Jes Hathaway is the editor in chief of National Fisherman magazine and NationalFisherman.com.
Written by Jen Finn
Friday, 02 November 2012
Hurricane Sandy lived up to her name earlier this week.
Not only was she a superstorm, but she churned up and deposited acres of sand on the New Jersey coast. The tidal highs combined with the power of the storm to create a devastating surge.
Power is still out for residents in 15 states and Washington, D.C. In New York, Connecticut and New Jersey neighborhoods were destroyed and communities flooded. And of course, the fishing industry has been severely disrupted.
Ahead of the storm, flight cancellations and regional preparation (and, yes, some panic) shut down restaurants and seafood supply chains across the Eastern Seaboard.
Now in the recovery stage, we worry not only about lost boats, lost time, lost landings and lost wholesale supplies but also loss of infrastructure and resources.
New Jersey Gov. Chris Christie and President Obama made for a powerful joint force earlier this week to pave the way for recovery funds, supplies and support. However, the fishing industry still needs Christie to reach out to acting Commerce Secretary Rebecca Blank to open the channels for relief funds that can help our friends and colleagues in the tristate area get back to work.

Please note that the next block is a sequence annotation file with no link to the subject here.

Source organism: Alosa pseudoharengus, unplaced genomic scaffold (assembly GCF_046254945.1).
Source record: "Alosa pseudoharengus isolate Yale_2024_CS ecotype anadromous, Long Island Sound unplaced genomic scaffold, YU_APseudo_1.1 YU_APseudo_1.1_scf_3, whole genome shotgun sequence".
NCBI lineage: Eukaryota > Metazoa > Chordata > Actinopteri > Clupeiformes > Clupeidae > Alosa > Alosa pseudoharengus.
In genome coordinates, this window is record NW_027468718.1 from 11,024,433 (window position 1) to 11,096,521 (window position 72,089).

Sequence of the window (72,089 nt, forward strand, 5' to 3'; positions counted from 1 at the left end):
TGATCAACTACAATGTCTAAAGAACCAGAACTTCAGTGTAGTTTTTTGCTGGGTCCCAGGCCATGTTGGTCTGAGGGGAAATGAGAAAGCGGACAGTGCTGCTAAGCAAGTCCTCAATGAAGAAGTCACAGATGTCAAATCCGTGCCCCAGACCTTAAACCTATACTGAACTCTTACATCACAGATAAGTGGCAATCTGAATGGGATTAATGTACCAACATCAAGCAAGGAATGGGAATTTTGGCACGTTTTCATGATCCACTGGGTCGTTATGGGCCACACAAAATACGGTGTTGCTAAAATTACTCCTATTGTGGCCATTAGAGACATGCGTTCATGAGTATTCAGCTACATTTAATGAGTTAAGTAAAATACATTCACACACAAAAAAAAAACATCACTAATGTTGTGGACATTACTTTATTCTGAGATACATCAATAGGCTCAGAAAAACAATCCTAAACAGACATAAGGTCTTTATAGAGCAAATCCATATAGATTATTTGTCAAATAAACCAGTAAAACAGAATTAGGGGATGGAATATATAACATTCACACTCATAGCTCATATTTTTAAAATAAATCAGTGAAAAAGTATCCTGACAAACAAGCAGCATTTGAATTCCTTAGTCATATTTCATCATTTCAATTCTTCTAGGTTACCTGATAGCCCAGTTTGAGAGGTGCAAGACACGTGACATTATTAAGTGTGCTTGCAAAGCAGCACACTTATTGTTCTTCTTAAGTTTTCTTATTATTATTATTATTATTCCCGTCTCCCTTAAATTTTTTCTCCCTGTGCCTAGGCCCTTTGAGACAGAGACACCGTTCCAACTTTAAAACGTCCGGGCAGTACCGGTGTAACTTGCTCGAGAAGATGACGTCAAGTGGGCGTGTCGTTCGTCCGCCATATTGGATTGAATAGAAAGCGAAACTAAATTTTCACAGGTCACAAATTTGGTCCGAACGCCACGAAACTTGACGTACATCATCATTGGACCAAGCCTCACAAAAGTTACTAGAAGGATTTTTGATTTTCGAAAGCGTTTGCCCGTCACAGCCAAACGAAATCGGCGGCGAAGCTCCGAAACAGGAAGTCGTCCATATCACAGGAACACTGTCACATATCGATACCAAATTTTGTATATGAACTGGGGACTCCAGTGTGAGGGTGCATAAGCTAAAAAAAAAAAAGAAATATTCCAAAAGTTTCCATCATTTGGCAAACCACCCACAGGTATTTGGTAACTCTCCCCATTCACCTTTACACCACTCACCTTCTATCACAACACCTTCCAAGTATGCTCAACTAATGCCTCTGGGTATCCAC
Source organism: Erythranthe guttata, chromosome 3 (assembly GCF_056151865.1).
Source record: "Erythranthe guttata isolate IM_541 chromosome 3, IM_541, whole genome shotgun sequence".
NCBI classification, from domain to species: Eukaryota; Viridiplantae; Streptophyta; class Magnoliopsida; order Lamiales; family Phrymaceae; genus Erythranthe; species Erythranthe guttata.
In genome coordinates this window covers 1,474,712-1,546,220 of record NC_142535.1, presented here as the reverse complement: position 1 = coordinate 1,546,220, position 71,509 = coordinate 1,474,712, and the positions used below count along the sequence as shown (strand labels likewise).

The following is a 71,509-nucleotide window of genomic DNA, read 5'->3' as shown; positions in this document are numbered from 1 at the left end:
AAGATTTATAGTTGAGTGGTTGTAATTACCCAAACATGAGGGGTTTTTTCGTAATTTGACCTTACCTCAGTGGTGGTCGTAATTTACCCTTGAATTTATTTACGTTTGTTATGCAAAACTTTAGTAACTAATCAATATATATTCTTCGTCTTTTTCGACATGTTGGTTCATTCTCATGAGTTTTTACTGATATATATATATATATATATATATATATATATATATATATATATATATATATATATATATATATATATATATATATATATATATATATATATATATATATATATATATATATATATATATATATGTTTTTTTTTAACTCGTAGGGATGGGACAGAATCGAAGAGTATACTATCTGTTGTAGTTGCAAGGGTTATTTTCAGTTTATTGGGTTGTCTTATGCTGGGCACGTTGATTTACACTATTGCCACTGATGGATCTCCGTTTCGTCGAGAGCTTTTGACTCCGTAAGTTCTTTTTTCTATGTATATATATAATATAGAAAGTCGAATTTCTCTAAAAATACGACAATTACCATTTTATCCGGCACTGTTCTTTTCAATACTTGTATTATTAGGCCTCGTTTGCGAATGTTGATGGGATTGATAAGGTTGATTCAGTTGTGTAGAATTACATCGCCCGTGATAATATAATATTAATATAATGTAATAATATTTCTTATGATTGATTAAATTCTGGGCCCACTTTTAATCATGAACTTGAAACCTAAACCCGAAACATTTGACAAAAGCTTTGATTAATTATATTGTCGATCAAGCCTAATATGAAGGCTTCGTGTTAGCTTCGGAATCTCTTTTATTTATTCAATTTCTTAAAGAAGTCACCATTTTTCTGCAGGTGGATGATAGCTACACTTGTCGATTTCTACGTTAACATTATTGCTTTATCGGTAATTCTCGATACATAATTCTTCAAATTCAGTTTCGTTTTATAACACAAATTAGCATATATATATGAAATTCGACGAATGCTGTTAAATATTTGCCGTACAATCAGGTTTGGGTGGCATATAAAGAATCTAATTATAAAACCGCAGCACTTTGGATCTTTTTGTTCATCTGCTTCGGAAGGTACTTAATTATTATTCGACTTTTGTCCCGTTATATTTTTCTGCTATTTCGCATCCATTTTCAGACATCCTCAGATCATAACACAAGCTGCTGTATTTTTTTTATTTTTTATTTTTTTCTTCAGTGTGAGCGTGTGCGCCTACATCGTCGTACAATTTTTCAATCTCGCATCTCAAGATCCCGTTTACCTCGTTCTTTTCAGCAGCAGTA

Until then, please continue to direct aid to the Red Cross and your thoughts and prayers to our fellow citizens in need. And as many of you already do, be sure to buy local fish to support the fishermen as they get back to work, and the auction houses and processors as they get their businesses operating again.
The Jersey Shore may never be the same again, but the people will rise again from this disaster.
According to the Portland Press Herald, the Maine Seaweed Festival has been canceled this year due to a rift between the event’s organizers and seaweed harvesters.Read more...
The Downeast Salmon Federation has received a major grant from the U.S. Endowment for Forestry and Communities to ensure and improve the water quality of eastern Maine’s most important rivers, according to the Ellsworth American.